Quite where this fury comes from is a mystery. It is as if Klopp has a secret sign, or a code word, ordering his team to unleash hell. Maybe he does. Certainly when Liverpool have a good chance they seem to draw inspiration from it, whether successful or not.
In Mane’s case, he missed an absolute sitter put through by Firmino, shooting over when most in Anfield were out of their seats poised to celebrate. Yet, somehow, from what should have been a setback, Liverpool were enthused.
Confidence and desire coursed through them, so even when Mane shot over again, from another excellent Firmino pass, it became the cue for more sustained pressure, not despondency. Klopp turned to the crowd and punched the air, as if encouraging them to keep the faith, and they did.
Rightfully so, too. With each attack, Liverpool got closer to the breakthrough. Mohamed Salah had a short from the right tipped out by goalkeeper Alisson Becker – supposedly a Liverpool target and with good reason – and finally in the 33rd minute the ball found its way over the line.
A lovely first-time cross from Andrew Robertson was finished by Mane, but the flag was quickly up. The linesman was correct, too. The horizontal lines on the pitch showed Mane to be in a light stripe, the defenders in dark. Yet it was coming.
And, then, in the 36th minute, Roma could take no more. Salah, of course, the scorer, Firmino, naturally, the provider. He fed the ball to the newly crowned Player of the Year and his curled finish from the right was exquisite evidence of why he garnered so many professional votes. It was his ninth European goal this season.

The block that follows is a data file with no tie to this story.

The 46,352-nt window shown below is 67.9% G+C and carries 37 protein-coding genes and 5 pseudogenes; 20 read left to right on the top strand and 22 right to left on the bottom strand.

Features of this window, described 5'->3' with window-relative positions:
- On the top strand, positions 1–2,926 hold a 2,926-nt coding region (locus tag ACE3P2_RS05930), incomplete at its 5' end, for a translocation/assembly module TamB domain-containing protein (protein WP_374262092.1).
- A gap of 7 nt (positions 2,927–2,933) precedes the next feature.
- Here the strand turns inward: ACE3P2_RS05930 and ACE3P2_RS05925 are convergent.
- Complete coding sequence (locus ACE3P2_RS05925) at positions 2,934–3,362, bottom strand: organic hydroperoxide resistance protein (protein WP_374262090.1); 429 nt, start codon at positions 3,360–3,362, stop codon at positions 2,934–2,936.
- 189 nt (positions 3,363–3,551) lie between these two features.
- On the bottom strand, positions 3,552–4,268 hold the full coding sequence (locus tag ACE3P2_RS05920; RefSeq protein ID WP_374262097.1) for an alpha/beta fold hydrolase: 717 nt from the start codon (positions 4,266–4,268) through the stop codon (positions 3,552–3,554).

Just two minutes later, Liverpool could have added a second – Salah the provider this time, whipping in a corner from the right, met by Dejan Lovren, who header struck the bar. It was merely temporary respite for Roma, though, reeling like a boxer unable to spring off the ropes, they staggered towards the sanctuary of half-time, but not before Liverpool delivered another devastating blow.
What a perfect goal this was. Firmino timing his pass to perfection, Salah’s finish a masterful Messi-like homage, neatly lifted over the Allison and into the net. It was so deft, it looked as if it might be caught on the line but, in reality, no chance. Salah does not make mistakes like that.
Not this season. He became the first Liverpool player to score ten in a single European campaign. And they’ve had some damn fine campaigns, this club.
By now, Liverpool – and that three-pronged forward line in particular – were close to irresistible. Roma tried to regroup for the second-half, bringing on Patrik Schick for the underwhelming Cengiz Under, but this was getting away from them now.
They had no answer to Salah, either as a finisher or architect. In the 55th minute, he sped down the right and slipped in a low cross that picked out Mane in a position from which he had to score. This time, he did, and the faces among the Roma contingent told their own story.
They had risen from the dead in their own stadium against Barcelona, but this Liverpool team were different. Barcelona rely so heavily on Lionel Messi these days that they are vulnerable in a way Liverpool simply are not. It is not just about Salah, but the whole package – the front three, the hard-pressing midfield, the revitalised defence, bolstered by the January addition of Virgil Van Dijk, now looking cheap at £75m.
And they will need a bigger comeback than was required against Barcelona, too – because Liverpool scored four. The goal that has almost certainly put this tie away as a contest came after 61 minutes, Salah again, picking up on a neat click from Trent Alexander-Arnold and haring again down the right. His cross was perfection, once more, picking out Firmino for the simplest tap-in, a crowning glory his tireless energy more than deserved.